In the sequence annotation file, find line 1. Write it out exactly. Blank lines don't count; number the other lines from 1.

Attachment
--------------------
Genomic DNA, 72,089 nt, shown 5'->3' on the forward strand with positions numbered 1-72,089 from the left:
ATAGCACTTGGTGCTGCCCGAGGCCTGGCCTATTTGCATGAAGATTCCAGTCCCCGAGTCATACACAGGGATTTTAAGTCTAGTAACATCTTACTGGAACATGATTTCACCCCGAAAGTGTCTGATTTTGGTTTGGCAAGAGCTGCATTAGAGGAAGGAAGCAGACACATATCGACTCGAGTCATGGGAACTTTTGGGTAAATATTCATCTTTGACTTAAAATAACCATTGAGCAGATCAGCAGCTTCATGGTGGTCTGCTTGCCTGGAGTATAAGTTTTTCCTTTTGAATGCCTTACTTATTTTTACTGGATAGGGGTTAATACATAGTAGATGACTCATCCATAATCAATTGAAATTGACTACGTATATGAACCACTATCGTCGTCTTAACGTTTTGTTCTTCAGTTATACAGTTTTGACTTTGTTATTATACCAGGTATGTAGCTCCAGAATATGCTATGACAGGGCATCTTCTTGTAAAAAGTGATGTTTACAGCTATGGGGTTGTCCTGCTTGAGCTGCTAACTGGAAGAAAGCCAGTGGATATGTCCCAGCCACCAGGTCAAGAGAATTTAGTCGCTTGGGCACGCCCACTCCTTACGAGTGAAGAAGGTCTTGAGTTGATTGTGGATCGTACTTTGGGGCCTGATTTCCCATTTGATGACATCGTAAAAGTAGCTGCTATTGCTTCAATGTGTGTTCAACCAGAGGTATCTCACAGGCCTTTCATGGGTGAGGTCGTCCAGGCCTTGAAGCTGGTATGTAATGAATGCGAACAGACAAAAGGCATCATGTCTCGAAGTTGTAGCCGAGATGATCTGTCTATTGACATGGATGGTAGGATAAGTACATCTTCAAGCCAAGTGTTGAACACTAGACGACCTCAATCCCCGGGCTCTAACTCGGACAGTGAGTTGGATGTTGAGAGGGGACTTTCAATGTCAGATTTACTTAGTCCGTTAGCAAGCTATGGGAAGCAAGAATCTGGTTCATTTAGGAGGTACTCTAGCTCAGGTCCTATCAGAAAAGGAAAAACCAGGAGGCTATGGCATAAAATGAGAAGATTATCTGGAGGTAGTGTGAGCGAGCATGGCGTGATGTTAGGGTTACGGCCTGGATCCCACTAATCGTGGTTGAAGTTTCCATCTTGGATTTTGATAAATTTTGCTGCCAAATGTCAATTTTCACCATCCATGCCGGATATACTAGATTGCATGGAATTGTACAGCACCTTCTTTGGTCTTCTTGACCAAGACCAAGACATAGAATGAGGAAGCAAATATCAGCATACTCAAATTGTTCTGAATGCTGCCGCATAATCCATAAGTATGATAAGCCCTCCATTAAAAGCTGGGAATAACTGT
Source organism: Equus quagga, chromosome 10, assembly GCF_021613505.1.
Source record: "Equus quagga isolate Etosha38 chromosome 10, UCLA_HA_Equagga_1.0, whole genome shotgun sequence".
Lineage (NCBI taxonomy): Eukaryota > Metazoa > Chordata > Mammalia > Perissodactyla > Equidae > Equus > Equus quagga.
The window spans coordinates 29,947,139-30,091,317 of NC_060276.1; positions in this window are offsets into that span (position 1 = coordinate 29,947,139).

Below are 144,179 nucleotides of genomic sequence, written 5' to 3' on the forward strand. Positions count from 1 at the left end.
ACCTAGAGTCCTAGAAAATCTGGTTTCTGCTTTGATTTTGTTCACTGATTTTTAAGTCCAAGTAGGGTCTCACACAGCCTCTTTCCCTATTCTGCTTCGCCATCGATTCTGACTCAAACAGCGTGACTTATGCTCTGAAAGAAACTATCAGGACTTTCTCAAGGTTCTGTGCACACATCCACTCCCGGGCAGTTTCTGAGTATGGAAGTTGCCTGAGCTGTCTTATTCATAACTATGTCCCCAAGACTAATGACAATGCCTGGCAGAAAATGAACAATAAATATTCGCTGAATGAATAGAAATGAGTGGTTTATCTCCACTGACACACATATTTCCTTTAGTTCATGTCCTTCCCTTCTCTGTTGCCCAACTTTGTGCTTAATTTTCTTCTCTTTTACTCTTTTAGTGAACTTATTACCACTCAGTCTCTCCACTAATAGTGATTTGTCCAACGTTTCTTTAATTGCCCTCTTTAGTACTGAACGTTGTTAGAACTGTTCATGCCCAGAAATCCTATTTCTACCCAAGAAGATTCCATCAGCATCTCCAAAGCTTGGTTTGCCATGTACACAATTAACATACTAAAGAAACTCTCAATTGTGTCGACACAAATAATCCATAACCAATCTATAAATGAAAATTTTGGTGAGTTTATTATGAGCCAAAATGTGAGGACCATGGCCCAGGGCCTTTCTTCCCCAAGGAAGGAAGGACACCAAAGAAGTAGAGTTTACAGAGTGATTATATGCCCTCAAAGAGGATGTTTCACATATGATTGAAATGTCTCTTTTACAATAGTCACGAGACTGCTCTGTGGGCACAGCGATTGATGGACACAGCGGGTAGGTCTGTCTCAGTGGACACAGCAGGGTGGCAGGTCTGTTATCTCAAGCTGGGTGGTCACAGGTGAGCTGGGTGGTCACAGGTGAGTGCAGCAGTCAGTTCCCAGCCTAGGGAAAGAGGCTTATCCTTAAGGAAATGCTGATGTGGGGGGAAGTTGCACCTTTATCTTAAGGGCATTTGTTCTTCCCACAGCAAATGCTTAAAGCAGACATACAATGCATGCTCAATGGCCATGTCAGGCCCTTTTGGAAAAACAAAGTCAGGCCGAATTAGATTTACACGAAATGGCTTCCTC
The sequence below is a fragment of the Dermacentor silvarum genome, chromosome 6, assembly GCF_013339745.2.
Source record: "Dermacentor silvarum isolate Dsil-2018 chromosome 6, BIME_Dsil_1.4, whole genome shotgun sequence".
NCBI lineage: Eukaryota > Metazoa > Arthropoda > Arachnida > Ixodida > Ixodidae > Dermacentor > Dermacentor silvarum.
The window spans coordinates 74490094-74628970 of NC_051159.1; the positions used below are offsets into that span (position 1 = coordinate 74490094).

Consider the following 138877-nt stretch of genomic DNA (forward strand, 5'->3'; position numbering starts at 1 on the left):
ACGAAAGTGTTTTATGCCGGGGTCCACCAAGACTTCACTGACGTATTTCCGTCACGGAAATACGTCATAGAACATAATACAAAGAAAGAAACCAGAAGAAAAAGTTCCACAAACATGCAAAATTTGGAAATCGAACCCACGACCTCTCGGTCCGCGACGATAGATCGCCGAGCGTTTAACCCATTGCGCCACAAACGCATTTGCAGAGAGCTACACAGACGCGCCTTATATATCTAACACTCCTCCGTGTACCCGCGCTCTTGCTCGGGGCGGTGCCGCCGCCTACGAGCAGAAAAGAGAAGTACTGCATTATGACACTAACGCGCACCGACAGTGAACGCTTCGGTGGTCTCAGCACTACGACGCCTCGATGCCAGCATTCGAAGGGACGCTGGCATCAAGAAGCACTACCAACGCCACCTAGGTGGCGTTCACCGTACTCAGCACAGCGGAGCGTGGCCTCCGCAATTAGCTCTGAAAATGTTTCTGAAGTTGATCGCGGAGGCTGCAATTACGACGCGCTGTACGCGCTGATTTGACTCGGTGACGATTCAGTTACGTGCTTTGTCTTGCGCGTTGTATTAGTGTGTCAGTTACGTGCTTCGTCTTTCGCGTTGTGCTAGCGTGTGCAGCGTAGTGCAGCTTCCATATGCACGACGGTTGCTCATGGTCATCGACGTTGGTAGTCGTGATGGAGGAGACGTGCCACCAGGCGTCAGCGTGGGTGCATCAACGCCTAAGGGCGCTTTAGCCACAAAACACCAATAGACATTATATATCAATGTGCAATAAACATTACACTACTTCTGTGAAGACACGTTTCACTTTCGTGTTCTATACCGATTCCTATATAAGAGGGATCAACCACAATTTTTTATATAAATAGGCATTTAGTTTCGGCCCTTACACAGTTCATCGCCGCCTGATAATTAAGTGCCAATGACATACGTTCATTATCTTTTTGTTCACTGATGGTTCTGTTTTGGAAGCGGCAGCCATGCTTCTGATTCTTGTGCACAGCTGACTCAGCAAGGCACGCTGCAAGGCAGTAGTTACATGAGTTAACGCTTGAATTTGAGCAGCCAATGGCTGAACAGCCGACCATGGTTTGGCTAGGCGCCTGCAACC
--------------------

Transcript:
Genomic DNA, 72,089 nt, shown 5'->3' on the forward strand with positions numbered 1-72,089 from the left: